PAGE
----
Motivation, a set of processes that trigger, guide, and maintain human behaviors towards achieving a goal, depends mainly on two factors:

  1. How the individual assesses his/her chances of succeeding;
  2. How important the success is to him/her.

There is the Internal or intrinsic motivation, which is based on motives that come from the individual himself and activate behaviors to achieve personal pleasure, satisfaction, or success; and the external or extrinsic motivation, which is based on motives that are influenced by the environment, and involve some kind of reward or punishment.

Lack of Motivation

Individuals diagnosed with a psychiatric disorder or illness are often related to by the environment as being limited in their abilities, even handicapped. Family and friends want to give the person time to recover from the acute phase of the illness (and hospitalization), enable him to get used to the medication, and to minimize pressure on him. This leads to a kind of legitimization of his non-functioning, and gradually and increasingly the person feels useless and redundant. Consequently, he/she loses the motivation to set goals for him-/herself and to do things. Sometimes the opposite reasons for lack of motivation in mentally coping individuals are the case: The environment expects a quick return to the situation as it was before the outbreak of the illness, which leads to failures and disappointments, and a consequent feeling of hopelessness of the individual.

 

How to Increase Motivation in the person suffering from a mental illness or episode

Communicate expectations that are appropriate to his/her situation, such as:

  • Arranging the bed,
  • Maintaining good personal hygiene,
  • Helping clean the house or at least his/her room,
  • Taking part in family events,
  • Meeting friends, etc.

Be his/her ambassador outside (if he is hospitalized or hardly leaves the house):

  • Tell him where you were and that he was missed;
  • That people asked about him; and
  • That you saw and/or did things that he would have enjoyed.

Show a lot of hope:

  • Convey the message that there are many available options for support, work, studies, and entertainment activities.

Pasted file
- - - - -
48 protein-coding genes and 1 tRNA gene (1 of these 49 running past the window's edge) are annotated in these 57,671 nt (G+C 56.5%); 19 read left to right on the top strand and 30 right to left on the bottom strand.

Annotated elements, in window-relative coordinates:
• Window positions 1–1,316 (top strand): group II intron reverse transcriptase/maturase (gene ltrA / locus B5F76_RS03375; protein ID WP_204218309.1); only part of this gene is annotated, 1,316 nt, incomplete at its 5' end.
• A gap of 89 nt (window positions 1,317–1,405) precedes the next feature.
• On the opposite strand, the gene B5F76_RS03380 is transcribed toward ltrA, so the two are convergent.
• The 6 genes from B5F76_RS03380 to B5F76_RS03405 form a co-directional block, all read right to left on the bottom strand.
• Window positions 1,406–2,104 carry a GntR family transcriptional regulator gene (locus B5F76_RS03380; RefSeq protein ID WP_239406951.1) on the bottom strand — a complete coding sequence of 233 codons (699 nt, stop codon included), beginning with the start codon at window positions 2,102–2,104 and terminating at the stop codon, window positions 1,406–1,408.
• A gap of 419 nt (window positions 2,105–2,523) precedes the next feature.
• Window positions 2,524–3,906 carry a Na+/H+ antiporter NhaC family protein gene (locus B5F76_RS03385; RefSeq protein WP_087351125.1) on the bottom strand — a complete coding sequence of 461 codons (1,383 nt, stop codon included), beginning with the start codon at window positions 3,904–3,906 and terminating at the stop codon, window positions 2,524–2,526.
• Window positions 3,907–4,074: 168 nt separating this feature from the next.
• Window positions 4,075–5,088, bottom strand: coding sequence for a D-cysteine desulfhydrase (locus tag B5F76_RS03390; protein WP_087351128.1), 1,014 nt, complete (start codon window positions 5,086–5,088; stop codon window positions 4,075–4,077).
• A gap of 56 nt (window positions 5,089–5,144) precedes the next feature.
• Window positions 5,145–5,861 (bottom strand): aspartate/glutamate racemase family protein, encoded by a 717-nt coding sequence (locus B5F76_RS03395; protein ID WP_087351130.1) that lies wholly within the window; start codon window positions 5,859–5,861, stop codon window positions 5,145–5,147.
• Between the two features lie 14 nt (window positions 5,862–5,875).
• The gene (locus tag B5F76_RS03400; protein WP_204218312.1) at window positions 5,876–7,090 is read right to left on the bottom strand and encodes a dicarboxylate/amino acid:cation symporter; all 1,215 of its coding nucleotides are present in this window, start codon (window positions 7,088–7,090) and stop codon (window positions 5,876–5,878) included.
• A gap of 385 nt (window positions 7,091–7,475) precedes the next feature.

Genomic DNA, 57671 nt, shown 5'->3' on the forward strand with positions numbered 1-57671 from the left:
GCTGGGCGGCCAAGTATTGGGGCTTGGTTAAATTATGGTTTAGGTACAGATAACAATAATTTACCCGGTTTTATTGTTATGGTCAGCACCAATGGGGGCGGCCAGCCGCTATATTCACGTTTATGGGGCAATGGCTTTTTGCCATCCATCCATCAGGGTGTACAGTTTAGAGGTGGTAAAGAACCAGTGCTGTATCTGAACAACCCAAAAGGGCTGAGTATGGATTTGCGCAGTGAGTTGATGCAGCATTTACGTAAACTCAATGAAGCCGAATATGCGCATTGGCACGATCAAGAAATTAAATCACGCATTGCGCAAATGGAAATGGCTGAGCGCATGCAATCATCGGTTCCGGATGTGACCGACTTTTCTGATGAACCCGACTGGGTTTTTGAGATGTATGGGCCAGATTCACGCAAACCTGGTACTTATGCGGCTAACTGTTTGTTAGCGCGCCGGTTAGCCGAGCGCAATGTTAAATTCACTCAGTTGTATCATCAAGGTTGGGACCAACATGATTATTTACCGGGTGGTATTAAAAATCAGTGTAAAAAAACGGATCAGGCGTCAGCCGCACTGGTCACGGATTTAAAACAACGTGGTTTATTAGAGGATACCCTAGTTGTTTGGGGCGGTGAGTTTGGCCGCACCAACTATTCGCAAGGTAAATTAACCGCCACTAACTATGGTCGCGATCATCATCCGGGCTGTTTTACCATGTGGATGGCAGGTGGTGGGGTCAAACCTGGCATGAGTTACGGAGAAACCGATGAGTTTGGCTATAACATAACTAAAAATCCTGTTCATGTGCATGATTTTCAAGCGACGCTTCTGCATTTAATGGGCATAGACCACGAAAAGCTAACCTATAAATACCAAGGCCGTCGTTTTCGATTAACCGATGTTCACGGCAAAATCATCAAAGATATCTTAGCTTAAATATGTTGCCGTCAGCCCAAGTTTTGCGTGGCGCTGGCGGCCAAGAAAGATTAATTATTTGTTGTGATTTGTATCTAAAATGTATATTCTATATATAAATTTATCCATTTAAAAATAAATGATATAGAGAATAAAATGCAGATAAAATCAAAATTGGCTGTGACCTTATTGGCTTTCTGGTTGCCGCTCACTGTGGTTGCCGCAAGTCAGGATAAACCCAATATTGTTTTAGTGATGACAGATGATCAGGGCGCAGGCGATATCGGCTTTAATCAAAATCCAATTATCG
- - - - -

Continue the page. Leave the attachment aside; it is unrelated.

Make use of or get him/her to use his qualities and skills:

  • Computer/internet or other knowledge;
  • Physical strength and height;
  • Affection for people/animals, etc.


What to watch out for:

  1. Messages have to be clear and consistent over time: Both parents should agree on what they demand of their coping son or daughter. Don’t give in or give up, even if it is hard.
  2. Leave room for failures without lowering expectations.
  3. Don’t forget to CELEBRATE successes!
  4. Go on living YOUR own life. Conveying a positive attitude to life is contagious. 🙂
  5. Do things at home together: Watch TV, work in the garden, play a game…
  6. Don’t forget to tell and show him/her that you love him.
  7. Remind him of the things he used to enjoy: Riding his bike, playing cards with friends, eating ice cream, etc.
  8. Try to convince him/her to join you when you go out by telling him that chances are he will have fun, or by asking him to evaluate on a scale of 1 to 10 how much he thinks he will enjoy himself.
  9. Ask how you can help, don’t guess.

Avoid saying:

  1. Why don’t you go/do…?
  2. Why didn’t you…?
  3. Why don’t you want to…?
  4. Why can’t you…?

And most important:

  1. Don’t do things instead of him/her!
  2. Get support yourself to help you deal with the situation.
  3. Talk about it!
  4. Give yourself and him/her time.

 

 

 

 

 

 

 

 

 

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